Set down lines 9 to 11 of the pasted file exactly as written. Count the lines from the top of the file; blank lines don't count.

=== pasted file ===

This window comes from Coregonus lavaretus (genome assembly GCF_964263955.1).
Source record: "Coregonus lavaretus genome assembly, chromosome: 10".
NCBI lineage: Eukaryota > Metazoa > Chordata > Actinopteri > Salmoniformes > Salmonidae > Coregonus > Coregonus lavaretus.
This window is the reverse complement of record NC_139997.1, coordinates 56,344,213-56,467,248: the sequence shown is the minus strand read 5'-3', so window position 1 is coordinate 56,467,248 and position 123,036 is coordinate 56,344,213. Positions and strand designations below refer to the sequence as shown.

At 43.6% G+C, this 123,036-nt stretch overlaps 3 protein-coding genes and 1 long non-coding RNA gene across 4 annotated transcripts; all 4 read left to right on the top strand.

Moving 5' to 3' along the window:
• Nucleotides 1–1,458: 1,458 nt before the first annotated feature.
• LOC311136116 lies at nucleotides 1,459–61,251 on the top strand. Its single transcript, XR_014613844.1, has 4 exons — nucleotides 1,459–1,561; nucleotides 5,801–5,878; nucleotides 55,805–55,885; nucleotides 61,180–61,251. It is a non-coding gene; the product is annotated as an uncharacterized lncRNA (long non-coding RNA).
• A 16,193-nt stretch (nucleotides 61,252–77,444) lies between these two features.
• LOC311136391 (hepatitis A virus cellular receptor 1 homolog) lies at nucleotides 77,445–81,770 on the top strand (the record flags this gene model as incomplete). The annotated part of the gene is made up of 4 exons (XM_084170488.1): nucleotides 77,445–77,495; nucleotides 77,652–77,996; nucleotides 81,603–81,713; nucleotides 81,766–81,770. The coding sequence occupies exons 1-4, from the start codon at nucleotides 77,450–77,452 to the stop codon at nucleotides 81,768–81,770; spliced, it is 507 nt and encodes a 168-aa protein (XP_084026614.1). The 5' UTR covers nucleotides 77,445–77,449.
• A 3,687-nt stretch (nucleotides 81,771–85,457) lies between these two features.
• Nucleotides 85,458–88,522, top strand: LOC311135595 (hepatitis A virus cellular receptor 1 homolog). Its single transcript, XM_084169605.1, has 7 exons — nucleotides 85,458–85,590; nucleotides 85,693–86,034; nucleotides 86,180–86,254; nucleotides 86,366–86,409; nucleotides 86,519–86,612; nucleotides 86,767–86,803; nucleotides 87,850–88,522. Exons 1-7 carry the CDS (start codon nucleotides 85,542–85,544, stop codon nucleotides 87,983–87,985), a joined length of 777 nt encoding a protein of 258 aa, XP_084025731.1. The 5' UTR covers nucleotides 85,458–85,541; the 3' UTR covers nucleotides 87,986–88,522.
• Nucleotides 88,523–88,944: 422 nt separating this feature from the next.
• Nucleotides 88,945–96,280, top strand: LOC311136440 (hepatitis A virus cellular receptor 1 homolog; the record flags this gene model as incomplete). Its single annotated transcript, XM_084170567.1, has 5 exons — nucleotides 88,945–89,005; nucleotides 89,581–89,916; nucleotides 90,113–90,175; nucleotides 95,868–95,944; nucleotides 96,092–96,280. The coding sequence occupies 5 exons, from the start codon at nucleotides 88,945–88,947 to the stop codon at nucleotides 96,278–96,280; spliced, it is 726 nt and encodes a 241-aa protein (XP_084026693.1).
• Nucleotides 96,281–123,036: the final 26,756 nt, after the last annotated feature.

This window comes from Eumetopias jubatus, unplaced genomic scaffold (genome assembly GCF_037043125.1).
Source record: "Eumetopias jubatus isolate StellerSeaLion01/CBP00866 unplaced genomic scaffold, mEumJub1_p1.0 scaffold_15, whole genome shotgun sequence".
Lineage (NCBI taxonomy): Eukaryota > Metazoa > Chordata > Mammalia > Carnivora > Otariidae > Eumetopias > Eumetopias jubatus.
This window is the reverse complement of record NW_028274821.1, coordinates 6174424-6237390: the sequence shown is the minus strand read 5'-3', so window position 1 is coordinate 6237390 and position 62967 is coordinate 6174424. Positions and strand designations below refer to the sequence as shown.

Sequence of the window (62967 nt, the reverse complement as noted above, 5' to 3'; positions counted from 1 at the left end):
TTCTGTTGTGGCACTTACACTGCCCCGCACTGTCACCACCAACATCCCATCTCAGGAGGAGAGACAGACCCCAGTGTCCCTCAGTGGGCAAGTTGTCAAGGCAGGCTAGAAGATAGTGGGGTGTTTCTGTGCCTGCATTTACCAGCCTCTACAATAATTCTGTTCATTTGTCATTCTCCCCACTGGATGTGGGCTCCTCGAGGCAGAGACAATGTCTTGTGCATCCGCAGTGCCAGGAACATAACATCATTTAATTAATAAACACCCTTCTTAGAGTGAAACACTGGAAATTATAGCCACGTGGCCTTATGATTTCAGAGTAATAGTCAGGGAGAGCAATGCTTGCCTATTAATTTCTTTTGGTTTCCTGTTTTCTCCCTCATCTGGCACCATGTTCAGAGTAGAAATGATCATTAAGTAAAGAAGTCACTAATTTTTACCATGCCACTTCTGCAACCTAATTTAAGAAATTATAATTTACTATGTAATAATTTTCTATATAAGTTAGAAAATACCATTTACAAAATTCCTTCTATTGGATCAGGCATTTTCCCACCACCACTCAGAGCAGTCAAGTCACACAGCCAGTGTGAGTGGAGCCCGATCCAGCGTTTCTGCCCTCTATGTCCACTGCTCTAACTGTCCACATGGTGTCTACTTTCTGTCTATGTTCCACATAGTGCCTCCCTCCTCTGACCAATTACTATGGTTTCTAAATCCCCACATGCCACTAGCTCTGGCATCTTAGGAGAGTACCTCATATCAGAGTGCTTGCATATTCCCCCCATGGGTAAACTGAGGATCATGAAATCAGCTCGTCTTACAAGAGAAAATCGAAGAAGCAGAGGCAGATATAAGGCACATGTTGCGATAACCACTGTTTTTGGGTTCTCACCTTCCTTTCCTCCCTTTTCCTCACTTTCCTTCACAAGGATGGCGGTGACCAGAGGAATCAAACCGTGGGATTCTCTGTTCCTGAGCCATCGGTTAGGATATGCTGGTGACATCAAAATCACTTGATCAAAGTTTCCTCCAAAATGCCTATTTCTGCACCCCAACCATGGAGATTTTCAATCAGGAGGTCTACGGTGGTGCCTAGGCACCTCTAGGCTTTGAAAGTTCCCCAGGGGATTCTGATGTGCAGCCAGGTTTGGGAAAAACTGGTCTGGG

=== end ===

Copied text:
• A 16,193-nt stretch (nucleotides 61,252–77,444) lies between these two features.
• LOC311136391 (hepatitis A virus cellular receptor 1 homolog) lies at nucleotides 77,445–81,770 on the top strand (the record flags this gene model as incomplete). The annotated part of the gene is made up of 4 exons (XM_084170488.1): nucleotides 77,445–77,495; nucleotides 77,652–77,996; nucleotides 81,603–81,713; nucleotides 81,766–81,770. The coding sequence occupies exons 1-4, from the start codon at nucleotides 77,450–77,452 to the stop codon at nucleotides 81,768–81,770; spliced, it is 507 nt and encodes a 168-aa protein (XP_084026614.1). The 5' UTR covers nucleotides 77,445–77,449.
• A 3,687-nt stretch (nucleotides 81,771–85,457) lies between these two features.